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  1. #1
    Join Date
    May 2008
    Posts
    12

    Newbie here, my first gas furnace

    Hey all,
    We've just purchased a new 2700sq ft home, main floor with a finished basement. It currently has the original 50 yr old oil furnace. We are converting to gas and are looking for a new furnace. I had been initially set on the Bryant Plus 95i because the salesman did a helluva job and I liked the variable speed 93% efficiency, but after perusing this site for an hour, the Rheem Mod seems to be highly recommended. Could someone please explain to me in layman's terms the main differences between these two models? I know actual prices can't be discussed here, but generally, are they equivalently priced or is one considerably more expensive than the other. We would like to have some sort of filtration system, as we own 3 dogs and 2 cats, to cut down on the dander. Also, as we live in the Pacific Northwest, we don't plan on having an AC system, so a furnace that could also circulate/cool air would be great. Any advice would be greatly appreciated. Thanks.

  2. #2
    Join Date
    May 2008
    Posts
    12
    One other quick question, I'm looking at the local dealers on the Rheem website and they have them broken down into two categories:

    1. Independent Area Rheem Team Top Contractors
    2. Independent Area Rheem Contractors

    What's the difference and is there an advantage of going with one group over the other?

    Thanks!

  3. #3
    Join Date
    Feb 2007
    Posts
    999
    Quote Originally Posted by ronscottf View Post
    Hey all,
    We've just purchased a new 2700sq ft home, main floor with a finished basement. It currently has the original 50 yr old oil furnace. We are converting to gas and are looking for a new furnace. I had been initially set on the Bryant Plus 95i because the salesman did a helluva job and I liked the variable speed 93% efficiency, but after perusing this site for an hour, the Rheem Mod seems to be highly recommended. Could someone please explain to me in layman's terms the main differences between these two models? I know actual prices can't be discussed here, but generally, are they equivalently priced or is one considerably more expensive than the other. We would like to have some sort of filtration system, as we own 3 dogs and 2 cats, to cut down on the dander. Also, as we live in the Pacific Northwest, we don't plan on having an AC system, so a furnace that could also circulate/cool air would be great. Any advice would be greatly appreciated. Thanks.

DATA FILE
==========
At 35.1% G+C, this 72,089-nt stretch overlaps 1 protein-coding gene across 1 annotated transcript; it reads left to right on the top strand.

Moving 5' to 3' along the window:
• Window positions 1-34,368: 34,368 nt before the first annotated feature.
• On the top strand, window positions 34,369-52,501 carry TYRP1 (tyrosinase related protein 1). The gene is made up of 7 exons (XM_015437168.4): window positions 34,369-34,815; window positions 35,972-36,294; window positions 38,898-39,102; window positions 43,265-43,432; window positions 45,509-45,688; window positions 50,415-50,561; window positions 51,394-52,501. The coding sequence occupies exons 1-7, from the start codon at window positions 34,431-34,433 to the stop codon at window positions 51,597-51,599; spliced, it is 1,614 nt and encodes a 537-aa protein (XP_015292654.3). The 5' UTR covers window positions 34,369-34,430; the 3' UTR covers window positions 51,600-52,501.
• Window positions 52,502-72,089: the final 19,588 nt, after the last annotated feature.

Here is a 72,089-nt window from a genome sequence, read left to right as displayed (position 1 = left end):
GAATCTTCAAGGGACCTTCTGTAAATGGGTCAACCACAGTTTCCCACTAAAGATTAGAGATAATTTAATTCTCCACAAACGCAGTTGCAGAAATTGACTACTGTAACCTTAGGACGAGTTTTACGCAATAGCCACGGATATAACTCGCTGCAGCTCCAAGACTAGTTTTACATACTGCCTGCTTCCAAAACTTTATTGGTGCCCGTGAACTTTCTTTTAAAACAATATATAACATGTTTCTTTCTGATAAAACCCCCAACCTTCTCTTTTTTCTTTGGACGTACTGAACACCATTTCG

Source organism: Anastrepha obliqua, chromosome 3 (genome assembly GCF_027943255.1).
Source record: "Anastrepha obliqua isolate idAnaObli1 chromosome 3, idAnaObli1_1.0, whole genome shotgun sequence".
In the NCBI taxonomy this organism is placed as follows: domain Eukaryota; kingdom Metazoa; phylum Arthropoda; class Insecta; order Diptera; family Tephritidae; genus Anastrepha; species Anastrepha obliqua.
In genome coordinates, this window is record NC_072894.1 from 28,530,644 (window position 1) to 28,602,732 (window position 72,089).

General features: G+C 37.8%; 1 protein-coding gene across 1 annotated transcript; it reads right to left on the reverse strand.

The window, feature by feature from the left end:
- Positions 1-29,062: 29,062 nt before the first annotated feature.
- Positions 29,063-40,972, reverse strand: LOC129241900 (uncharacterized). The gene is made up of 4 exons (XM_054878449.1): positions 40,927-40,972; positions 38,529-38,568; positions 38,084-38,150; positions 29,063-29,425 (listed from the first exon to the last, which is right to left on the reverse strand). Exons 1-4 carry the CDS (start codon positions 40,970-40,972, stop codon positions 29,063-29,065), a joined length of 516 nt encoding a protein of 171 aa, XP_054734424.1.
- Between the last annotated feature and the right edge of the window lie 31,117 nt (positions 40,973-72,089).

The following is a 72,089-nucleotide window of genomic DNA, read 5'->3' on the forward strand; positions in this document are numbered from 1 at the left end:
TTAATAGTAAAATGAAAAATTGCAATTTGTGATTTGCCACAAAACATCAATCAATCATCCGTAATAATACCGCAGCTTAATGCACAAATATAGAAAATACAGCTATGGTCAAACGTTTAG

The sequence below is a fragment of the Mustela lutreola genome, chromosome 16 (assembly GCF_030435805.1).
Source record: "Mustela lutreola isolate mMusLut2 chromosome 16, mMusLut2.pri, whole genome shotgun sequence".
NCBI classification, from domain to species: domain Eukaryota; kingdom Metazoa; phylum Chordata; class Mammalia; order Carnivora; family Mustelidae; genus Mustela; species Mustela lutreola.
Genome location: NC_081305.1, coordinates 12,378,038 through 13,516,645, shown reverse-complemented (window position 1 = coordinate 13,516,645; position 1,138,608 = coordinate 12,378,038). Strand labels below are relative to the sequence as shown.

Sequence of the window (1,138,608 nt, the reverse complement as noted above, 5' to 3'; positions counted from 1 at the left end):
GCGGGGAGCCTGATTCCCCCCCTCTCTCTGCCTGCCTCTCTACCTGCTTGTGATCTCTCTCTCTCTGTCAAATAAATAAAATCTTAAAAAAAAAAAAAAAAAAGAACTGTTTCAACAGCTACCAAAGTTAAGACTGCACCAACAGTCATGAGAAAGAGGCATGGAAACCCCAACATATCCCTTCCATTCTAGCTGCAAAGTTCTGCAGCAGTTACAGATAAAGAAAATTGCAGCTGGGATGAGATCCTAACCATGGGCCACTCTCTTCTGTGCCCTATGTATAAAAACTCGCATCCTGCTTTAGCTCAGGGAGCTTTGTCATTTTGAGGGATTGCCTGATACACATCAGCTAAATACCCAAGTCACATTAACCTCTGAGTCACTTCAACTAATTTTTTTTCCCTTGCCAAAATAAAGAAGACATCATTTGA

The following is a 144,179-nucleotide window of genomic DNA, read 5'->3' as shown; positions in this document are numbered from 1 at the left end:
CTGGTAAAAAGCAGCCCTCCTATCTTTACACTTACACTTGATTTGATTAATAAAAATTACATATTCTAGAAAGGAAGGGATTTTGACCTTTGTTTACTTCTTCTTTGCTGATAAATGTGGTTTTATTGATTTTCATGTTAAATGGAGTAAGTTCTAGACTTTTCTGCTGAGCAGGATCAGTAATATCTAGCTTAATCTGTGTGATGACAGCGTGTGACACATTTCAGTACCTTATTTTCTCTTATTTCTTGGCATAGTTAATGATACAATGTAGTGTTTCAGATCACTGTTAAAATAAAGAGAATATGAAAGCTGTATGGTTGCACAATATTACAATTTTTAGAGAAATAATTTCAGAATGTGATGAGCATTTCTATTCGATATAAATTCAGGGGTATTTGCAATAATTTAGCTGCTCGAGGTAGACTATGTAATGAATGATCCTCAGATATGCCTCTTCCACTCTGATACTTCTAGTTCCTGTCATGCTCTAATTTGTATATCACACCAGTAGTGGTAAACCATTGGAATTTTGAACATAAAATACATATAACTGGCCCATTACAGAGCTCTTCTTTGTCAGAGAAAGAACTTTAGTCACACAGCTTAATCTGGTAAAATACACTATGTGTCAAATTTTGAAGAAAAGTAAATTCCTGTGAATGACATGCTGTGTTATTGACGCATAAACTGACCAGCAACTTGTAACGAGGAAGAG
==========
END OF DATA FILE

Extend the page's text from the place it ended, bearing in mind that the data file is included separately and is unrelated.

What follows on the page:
The Rheem Mod furnace operates with 13 stages of heat, when combined with their modulating thermostat. The furnace operates (almost constantly, depending on outside conditions), but provides a gentle heat which adjusts automaticallly to equal the heat loss of your home. This provides the ultimate in comfort, eliminating that 'cold' feeling, waiting for the heat to come on.

    To the unacquainted, it may seem that the furnace is using more gas, but actually, the amount of gas used over time will be the same as a furnace with 1, 2, or 3 stages of heat (assuming the same efficiency). You might actually save a little gas as 'standby' losses will be lessened.